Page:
Creating the blueprint for Saudi Arabia’s digital transformation
Smart city specialist NXN is helping Saudi to define the digital plans for many of its biggest development projects
Saudi Arabia’s smart cities are starting to come to life, as the Kingdom’s digital transformation plans and drive for change takes hold, according to Hani Obeid, Senior Partner, KSA and Emerging Markets and Smart Healthcare Practice Lead at NXN.
The smart city digital services provider, which has developed the smart city master plan for Riyadh, digital transformation blueprints for key sectors of the Kingdom’s economy and more, is experiencing increasing demand as programs such as Vision 2030 and the National Transformation Plan put digitisation at the top of the country’s agenda.
The Kingdom is embracing digital transformation, at the national level, as well as at city and district level, Obeid explained, and digitisation has become a key issue for leaders.
“[Digitisation] is becoming more and more a priority across various officials, ministers, and government department managers in Saudi,” he said.
“It has to be embedded as part of their strategy, within the operating structure and objectives of their departments.”
NXN is closely involved with many of the biggest digital transformation projects in the Kingdom. The company worked with the National Digitisation Unit (NDU), to develop blueprints for four key sectors — health, education, e-commerce and smart cities — which have all been signed off by their respective government entities to be translated into strategy.
It also created the smart city master plan for Riyadh, with the Riyadh Development Authority (ADA), and is now working on a similar master plan for the Al Madinah Al-Almunawarah Development Authority (MMDA).
Both cities have a strategic focus on their economies, and on quality of life, although with the key difference that AlMadinah is also focused on the ‘quality of life’ for pilgrims visiting the city.
Other city drivers such as mobility, people, governance, and the environment are more opportunistic factors in the cities’ plans, but in the main, economy and quality of living take the lead.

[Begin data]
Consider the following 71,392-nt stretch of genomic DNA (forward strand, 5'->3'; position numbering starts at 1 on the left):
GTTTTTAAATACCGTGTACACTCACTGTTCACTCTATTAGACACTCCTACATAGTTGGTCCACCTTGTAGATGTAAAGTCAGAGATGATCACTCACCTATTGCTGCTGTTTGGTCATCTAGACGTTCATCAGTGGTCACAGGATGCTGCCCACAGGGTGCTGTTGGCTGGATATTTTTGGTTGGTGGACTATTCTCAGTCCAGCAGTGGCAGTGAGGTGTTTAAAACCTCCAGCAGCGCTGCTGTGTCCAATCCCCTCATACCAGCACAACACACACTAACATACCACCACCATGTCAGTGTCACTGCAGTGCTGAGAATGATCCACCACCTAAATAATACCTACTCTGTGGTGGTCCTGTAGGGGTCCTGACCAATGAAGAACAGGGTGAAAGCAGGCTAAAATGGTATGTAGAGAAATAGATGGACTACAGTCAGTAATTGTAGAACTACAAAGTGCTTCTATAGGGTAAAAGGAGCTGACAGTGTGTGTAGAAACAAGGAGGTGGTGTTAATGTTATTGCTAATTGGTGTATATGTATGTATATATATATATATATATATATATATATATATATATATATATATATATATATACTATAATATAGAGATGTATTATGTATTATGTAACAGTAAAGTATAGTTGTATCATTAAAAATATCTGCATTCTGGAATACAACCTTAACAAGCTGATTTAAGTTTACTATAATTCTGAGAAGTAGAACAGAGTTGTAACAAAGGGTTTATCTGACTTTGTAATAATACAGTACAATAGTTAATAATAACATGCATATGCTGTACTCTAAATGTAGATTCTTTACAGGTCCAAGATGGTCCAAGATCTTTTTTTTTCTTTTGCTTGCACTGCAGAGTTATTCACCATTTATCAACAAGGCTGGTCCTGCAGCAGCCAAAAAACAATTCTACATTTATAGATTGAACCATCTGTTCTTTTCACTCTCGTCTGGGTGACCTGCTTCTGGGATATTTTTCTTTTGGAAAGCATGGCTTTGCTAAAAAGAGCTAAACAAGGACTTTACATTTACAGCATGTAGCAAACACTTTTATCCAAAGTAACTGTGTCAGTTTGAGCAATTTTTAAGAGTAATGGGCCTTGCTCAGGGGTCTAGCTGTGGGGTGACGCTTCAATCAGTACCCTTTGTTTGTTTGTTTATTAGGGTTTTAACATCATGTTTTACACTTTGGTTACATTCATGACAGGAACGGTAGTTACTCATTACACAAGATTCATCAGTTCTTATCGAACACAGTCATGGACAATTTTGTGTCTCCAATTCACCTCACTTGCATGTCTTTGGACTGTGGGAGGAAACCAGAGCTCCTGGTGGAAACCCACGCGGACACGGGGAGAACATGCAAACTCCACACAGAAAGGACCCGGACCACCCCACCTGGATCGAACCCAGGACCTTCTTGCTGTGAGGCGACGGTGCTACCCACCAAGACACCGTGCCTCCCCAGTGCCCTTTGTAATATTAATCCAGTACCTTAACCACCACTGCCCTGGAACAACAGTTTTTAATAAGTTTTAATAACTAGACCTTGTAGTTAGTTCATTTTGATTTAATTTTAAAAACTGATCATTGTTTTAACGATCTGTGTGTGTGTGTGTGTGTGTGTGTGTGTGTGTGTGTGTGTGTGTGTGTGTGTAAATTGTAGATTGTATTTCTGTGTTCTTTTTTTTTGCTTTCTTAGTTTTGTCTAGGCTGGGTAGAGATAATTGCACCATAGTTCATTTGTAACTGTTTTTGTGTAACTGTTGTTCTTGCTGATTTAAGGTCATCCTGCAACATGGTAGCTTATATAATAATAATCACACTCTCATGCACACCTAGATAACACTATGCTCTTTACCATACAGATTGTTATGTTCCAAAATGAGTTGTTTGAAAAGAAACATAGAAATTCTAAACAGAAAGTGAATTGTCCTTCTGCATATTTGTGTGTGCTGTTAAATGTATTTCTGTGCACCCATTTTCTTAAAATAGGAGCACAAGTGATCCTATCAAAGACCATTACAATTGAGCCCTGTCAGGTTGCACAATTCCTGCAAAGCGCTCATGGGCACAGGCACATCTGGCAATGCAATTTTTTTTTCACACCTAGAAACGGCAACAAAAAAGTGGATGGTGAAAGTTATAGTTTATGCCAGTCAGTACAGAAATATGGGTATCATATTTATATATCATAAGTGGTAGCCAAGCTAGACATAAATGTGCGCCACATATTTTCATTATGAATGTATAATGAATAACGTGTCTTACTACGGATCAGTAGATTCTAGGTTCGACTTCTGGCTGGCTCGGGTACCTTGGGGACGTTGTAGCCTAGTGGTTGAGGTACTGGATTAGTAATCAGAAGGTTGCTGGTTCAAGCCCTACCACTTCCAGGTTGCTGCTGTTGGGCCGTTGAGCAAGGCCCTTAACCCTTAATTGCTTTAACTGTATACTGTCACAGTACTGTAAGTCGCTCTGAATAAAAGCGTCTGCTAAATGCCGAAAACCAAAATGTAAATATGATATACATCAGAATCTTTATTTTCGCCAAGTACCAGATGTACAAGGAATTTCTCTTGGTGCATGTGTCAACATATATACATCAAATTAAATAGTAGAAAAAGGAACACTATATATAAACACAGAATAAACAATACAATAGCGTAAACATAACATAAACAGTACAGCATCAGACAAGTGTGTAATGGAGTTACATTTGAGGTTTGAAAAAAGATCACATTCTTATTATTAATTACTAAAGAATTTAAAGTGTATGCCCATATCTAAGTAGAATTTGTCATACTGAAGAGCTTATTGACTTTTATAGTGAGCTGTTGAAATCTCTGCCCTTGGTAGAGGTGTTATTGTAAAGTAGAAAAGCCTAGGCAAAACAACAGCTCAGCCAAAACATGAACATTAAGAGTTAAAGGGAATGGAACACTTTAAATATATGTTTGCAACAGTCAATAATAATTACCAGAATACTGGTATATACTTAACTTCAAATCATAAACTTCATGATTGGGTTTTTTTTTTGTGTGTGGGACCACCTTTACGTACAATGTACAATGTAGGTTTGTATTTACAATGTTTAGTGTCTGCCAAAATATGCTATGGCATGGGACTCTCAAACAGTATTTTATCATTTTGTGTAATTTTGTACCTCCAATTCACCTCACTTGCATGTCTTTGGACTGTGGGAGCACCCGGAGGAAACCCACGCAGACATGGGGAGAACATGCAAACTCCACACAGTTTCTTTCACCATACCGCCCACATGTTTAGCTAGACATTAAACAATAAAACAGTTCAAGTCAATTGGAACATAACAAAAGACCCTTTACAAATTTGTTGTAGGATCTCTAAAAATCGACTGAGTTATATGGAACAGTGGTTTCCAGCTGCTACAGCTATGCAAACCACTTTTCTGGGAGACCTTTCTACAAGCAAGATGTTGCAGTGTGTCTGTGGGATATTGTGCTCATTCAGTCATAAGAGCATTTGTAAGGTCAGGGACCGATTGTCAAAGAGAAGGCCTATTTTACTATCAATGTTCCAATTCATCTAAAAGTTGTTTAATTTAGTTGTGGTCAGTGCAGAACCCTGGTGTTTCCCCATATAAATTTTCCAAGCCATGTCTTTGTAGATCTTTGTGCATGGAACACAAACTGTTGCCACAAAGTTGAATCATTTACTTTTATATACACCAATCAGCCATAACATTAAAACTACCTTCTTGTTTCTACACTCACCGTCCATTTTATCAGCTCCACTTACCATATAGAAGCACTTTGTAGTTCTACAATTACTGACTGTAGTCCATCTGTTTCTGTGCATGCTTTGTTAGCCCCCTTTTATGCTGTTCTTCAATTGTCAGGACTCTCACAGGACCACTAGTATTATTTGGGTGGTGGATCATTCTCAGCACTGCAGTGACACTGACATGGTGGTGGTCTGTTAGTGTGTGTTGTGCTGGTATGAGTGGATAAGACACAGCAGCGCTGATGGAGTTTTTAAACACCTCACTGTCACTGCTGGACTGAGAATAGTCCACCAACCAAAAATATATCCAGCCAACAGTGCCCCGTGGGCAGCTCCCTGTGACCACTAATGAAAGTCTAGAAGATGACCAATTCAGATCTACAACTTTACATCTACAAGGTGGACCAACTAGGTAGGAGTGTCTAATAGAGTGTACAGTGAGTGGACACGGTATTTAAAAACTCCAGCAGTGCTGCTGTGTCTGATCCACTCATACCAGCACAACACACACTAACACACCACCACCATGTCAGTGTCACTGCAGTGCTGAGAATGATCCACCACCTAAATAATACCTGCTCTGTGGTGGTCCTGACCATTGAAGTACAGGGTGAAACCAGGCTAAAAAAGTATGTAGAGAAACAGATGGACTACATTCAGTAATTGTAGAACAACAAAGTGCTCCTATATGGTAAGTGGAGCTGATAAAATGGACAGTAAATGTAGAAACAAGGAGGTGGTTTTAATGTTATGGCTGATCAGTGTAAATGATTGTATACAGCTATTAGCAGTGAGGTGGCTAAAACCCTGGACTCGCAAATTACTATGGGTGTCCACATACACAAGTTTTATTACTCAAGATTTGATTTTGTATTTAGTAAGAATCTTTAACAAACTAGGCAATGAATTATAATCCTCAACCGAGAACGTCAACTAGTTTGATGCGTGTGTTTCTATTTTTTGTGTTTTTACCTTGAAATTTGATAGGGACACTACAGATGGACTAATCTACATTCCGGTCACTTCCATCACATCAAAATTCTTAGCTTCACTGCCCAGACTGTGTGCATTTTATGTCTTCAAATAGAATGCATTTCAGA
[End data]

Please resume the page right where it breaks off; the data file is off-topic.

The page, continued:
Creating the blueprint for each city follows a similar process, Obeid explained, with NXN conducting a current state assessment of the staus of digital services and infrastructure, and developing a thorough understanding of the vision for the city, as well as the challenges it faces.
The aim is then is to understand how digitalisation can address the issues for each city, and how within regulation and budgetary frameworks, solutions can be developed.
“We look at the urban strategy, and how urban strategy and digitalisation overlap, what are the common elements we can capitalise on,” Obeid said. “We look at benchmarking and any best practices that may be relevant.”
For AlMadinah, this means how the city can cater to pilgrims. The annual Hajj and Umrah pilgrimages attract well over 2.4m visitors each year, generating revenues of several billion dollars each year for the Kingdom.
Obeid said: “It is all about the pilgrim experience, what digital services can we offer that will enhance that. Every city may look at the same digital journey but the inputs and outputs would be tweaked to address the needs of that specific city.”
One constant in developing these digital transformation plans is data, Obeid added. NXN has participated in various data programs for the Kingdom, including a data classification framework developed with the NDU and Ministry of Communications & IT (MCIT), which has been adopted by various ministries in the Kingdom.
The company is also providing its own data scientists to support city and district projects to understand how they can leverage their data to improve key vectors and deliver better experiences for end users, whether they are citizens, businesses, pilgrims and so on.
Obeid said that while there are still challenges in Saudi Arabia with siloed operations and data sources spread across different entities, he is seeing more and more willingness and openness among government entities to collaborate together on projects. This collaborative attitude is particularly important in realising city- or district-wide plans that need different stakeholders to come together, and where different entities may already have standalone digital projects that need to be integrated into the bigger picture. For a city like AlMadinah, with a mass influx of pilgrims that access services across many different government entities and non-government operators, collaboration is even more important to creating good experiences.